Investing.com – The unresolved trade war remains an albatross around the neck of the oil market.
Prices of West Texas Intermediate, the benchmark for U.S.-traded crude, and London’s , the global gauge for oil, slipped Monday as traders continued with half-hearted responses to supply-demand factors while awaiting the Trump and Xi administrations to settle at least in part their bitter 16-month trade dispute.
settled down 38 cents, or 0.7%, at $56.86 per barrel. It finished last week up 1.9%.
crude fell by 33 cents, or 0.5%, to $62.18. It finished last week up 1.3%.
“The jawboning on the trade war theme continues, and there is not much to add to it,” said Olivier Jakob of Zug, Switzerland-based oil market consultancy PetroMatrix.
“Technically the flat price of has not been able to align repetitive patterns and WTI still needs to convincingly break the resistance of the 200-day moving average,” Jakob said. “For the flat price of crude, we are basically on the same spot as a week ago.”
Optimism over a possible U.S.-China deal has faded since President Donald Trump said on Friday that he had not agreed to rolling back tariffs as suggested by Beijing. Trump said there had been incorrect reporting about U.S. willingness to lift duties as part of a phase one agreement, news of which had boosted markets.
Trump is scheduled to speak at the Economic Club of New York on Tuesday, where he is expected to lend some clarity, if not more ambiguity, on when phase one of the trade deal might be and what he’s willing to concede to make that happen.
News that Canada’s Keystone oil pipeline started pumping to the United States Sunday had also tempered Monday’s price fluctuations, traders said. Keystone, which pumps 590,000 barrels a day or 17% of Alberta’s monthly output, is a crucial artery for getting Canadian oil to the United States. The pipeline was shut down on Oct. 30 after 338,000 gallons of crude leaked in northeastern North Dakota.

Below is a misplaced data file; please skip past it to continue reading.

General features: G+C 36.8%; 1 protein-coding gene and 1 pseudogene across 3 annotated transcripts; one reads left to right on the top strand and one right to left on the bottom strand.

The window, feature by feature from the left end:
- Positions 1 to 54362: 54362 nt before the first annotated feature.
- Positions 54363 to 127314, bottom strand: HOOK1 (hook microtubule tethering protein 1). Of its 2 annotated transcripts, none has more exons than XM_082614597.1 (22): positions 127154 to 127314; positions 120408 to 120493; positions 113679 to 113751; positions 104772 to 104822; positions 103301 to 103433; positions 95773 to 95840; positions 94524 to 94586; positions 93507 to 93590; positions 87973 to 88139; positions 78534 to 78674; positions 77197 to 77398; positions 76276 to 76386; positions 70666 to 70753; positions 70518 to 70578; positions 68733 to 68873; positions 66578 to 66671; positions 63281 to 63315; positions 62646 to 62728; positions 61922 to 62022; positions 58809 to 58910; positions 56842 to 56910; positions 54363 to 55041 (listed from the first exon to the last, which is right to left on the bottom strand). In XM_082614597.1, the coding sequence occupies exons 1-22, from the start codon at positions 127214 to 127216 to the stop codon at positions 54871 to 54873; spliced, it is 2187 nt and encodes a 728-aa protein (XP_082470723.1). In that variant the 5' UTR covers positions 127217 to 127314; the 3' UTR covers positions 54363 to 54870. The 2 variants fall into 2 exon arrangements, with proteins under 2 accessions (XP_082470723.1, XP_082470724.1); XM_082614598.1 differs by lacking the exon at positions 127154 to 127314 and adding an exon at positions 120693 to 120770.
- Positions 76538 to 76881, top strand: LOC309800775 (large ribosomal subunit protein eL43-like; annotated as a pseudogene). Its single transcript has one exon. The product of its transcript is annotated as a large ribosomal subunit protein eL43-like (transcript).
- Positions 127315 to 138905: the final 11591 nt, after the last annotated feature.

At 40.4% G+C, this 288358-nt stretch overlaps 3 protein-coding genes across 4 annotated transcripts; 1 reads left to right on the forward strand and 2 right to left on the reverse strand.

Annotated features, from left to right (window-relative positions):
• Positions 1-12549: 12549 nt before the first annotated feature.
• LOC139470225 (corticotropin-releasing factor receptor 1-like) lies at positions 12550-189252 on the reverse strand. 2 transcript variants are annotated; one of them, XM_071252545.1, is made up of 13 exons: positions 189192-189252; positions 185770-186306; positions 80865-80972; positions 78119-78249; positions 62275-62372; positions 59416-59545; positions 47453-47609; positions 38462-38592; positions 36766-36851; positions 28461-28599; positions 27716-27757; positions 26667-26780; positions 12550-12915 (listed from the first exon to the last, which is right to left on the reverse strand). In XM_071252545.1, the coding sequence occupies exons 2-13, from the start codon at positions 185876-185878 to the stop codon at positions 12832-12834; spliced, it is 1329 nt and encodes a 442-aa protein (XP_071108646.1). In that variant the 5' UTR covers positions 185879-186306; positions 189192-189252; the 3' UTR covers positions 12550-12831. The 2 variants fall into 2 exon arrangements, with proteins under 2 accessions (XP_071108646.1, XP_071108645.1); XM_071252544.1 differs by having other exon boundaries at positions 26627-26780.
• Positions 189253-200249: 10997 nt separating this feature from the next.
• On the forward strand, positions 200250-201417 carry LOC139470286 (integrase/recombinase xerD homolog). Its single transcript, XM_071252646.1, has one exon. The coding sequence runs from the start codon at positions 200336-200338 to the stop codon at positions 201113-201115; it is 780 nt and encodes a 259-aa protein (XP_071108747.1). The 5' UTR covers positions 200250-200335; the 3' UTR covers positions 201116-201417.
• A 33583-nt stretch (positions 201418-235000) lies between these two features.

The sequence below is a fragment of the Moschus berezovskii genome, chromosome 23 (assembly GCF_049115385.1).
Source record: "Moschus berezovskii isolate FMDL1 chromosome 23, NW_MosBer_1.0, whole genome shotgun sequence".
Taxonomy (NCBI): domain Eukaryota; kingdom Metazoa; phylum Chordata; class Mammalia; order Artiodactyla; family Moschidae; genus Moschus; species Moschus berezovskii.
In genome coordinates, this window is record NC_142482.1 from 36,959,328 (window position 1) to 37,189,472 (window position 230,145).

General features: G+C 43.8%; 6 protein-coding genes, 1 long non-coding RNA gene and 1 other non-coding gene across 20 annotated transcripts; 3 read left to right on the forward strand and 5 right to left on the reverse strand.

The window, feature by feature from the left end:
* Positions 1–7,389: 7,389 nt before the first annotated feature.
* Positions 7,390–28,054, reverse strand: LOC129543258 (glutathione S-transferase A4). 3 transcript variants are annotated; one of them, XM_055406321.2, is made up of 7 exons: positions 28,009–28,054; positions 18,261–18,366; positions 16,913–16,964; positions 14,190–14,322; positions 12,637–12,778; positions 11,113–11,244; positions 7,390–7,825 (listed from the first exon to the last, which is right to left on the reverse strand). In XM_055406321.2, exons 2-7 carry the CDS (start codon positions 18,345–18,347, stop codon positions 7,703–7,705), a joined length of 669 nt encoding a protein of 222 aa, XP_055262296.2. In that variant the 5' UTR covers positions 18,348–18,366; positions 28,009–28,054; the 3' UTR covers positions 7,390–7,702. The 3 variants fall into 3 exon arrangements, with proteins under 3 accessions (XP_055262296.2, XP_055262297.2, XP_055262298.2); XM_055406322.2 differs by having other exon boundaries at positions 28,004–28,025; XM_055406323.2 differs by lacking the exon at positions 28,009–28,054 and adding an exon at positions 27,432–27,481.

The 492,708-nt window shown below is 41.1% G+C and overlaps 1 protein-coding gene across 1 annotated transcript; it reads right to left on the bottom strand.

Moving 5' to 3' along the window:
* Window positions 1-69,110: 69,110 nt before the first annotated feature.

“Markets are weaker on macro noise generated by Trump-implied pessimism on the China trade deal,” said Scott Shelton, energy futures broker at ICAP (LON:) in Durham, N.C.
Last week was ugly for the market “between China and Keystone misinformation and I think it has thrown many off the bear trade on the WTI spreads … since we have 48 million barrels in tank and delivered crude for sale that no one wants to run,” said Shelton. “This tells me the path of least resistance is lower.”
Disclaimer: Fusion Media would like to remind you that the data contained in this website is not necessarily real-time nor accurate. All CFDs (stocks, indexes, futures) and Forex prices are not provided by exchanges but rather by market makers, and so prices may not be accurate and may differ from the actual market price, meaning prices are indicative and not appropriate for trading purposes. Therefore Fusion Media doesn`t bear any responsibility for any trading losses you might incur as a result of using this data.
Fusion Media or anyone involved with Fusion Media will not accept any liability for loss or damage as a result of reliance on the information including data, quotes, charts and buy/sell signals contained within this website. Please be fully informed regarding the risks and costs associated with trading the financial markets, it is one of the riskiest investment forms possible.